Cross Country Checkup

Who should get a COVID-19 vaccine first? At-risk groups, say experts

When an effective COVID-19 vaccine eventually becomes available, people in communities hardest hit by the pandemic should be considered for the front of the line, experts say.

Communities hit hardest by the pandemic, healthcare workers could be first

The federal government announced last month it signed agreements to obtain 75 million doses of two potential COVID-19 vaccines. (Dado Ruvic/Illustration/Reuters)

When an effective COVID-19 vaccine eventually becomes available, people in communities hardest hit by the pandemic should be placed at the front of the line, experts say.

"As a general rule for COVID-19, it's our socio-economically disadvantaged groups ... who seem to bear a higher burden of this disease," said Dr. Matthew Oughton, attending physician in the division of infectious diseases at the Jewish General Hospital in Montreal.

According to medical experts, those working high risk jobs in the service sector or healthcare, and more often racialized, low-income, homeless and other at-risk groups, have taken the brunt of the pandemic head on. 

An analysis by CBC News found that in Montreal, neighbourhoods with more Black residents and more cramped housing have experienced higher rates of infection. 

Oughton says that prioritizing these at-risk groups when a vaccine becomes available could offer benefits in slowing the spread of COVID-19.

"It would make sense to target groups that are higher risk of acquiring this disease because that's probably your highest benefit to the overall population, in terms of preventing transmission of disease from that vulnerable population," he told Cross Country Checkup.

"There's actually not just a moral or ethical benefit, but there's actually a tangible population benefit."

Which Canadians will be among the first to get a COVID-19 vaccine once released depends on a number of factors, says Dr. Matthew Oughton. (Siphiwe Sibeko/The Associated Press)

While racialized people have, historically, been the subjects of scientific testing, often they're the last to see the benefits of a potential medical treatment or breakthrough, says Arjumand Siddiqi, an associate professor at Dalla Lana School of Public Health and the Canada Research Chair in population health equity. 

"We have a very bad global history of wanting to test medical procedures in poor people and in Black people. There's a long history on the continent of Africa going over and trying to study there," she explained.

"Almost never are those people beneficiaries period, let alone initial beneficiaries of that, so there is a lot of legitimate reason to worry about this stuff."

'Where is your biggest bang for your buck?'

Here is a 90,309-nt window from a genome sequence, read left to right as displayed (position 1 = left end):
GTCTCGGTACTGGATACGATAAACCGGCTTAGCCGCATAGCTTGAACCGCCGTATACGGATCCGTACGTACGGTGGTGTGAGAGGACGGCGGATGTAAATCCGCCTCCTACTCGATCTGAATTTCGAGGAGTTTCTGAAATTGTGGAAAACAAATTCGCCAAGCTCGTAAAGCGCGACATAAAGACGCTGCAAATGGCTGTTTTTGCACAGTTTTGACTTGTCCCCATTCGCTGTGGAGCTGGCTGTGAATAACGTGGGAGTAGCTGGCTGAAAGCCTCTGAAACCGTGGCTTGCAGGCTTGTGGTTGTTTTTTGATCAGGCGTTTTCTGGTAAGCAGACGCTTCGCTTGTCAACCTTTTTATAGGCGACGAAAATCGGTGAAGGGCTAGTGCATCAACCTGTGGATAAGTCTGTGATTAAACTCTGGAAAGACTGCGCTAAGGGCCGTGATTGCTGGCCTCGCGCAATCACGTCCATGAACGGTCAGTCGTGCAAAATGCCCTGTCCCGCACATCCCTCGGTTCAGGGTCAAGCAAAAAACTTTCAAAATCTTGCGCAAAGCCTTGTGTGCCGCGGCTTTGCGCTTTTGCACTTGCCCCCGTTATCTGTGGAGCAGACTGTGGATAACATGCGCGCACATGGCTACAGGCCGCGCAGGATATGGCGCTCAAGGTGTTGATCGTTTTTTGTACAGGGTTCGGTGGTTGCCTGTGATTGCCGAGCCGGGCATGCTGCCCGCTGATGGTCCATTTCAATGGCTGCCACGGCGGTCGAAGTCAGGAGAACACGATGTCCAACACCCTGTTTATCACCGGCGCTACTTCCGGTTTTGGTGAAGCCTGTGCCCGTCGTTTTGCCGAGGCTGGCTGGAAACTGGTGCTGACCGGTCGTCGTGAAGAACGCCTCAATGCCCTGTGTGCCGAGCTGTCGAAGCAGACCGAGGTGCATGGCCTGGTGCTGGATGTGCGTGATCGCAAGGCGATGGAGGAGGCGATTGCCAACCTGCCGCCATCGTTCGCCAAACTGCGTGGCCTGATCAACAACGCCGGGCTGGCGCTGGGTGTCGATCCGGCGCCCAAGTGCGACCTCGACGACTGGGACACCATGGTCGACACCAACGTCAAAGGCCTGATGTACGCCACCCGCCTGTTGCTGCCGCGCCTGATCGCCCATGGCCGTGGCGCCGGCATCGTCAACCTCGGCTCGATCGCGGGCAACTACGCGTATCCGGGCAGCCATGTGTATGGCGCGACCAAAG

The federal government announced last month it entered conditional agreements to purchase millions of doses of potential COVID-19 vaccines.

How those doses will be distributed is up to provinces and territories, says Dr. Joanne Langley, the co-chair of the federal government's COVID-19 Vaccine Task Force.

"But in this time of COVID-19, there's, as I understand it, much collaboration going on," she said.

"The provinces and territories are very much collaborating with Health Canada and the Public Health Agency of Canada to deliver excellent programmes that meet the high standards that we need them to meet, especially with potentially a number of different vaccines and common issues across jurisdictions."

When the first COVID-19 vaccines become available, there won't be enough for everyone who wants it. So, which Canadians should get it first and how will that be decided? Dr. Peter Lin answers that and other questions from viewers. 7:22

Langley adds that those working in health care, and who are at high risk of contracting COVID-19 — primary care doctors, first responders, and those working in intensive care units — should also be considered first in line for a future vaccine.

More needs to be understood about any potential vaccine to determine it's distribution. Oughton says there are many considerations including how many doses are needed per person and how it's stored, which will influence where it can be administered.

The efficacy of the vaccine on certain demographics will also be an important consideration.

"Based on the Phase 3 trials, which are critically important to know how the vaccine actually functions in different groups, you may have a vaccine that works, for example, particularly well in a younger population but tends to give much less benefit in an older population," he explained.

"And if that's the case, you have to decide, again, on a population level, where is your biggest bang for your buck?"

Typically it takes an average of 10 years for a vaccine to be developed, but the WHO said in February it believes a viable COVID-19 immunization will be available within 12 to 18 months.


Written by Jason Vermes. Produced by Steve Howard and Kirthana Sasitharan.

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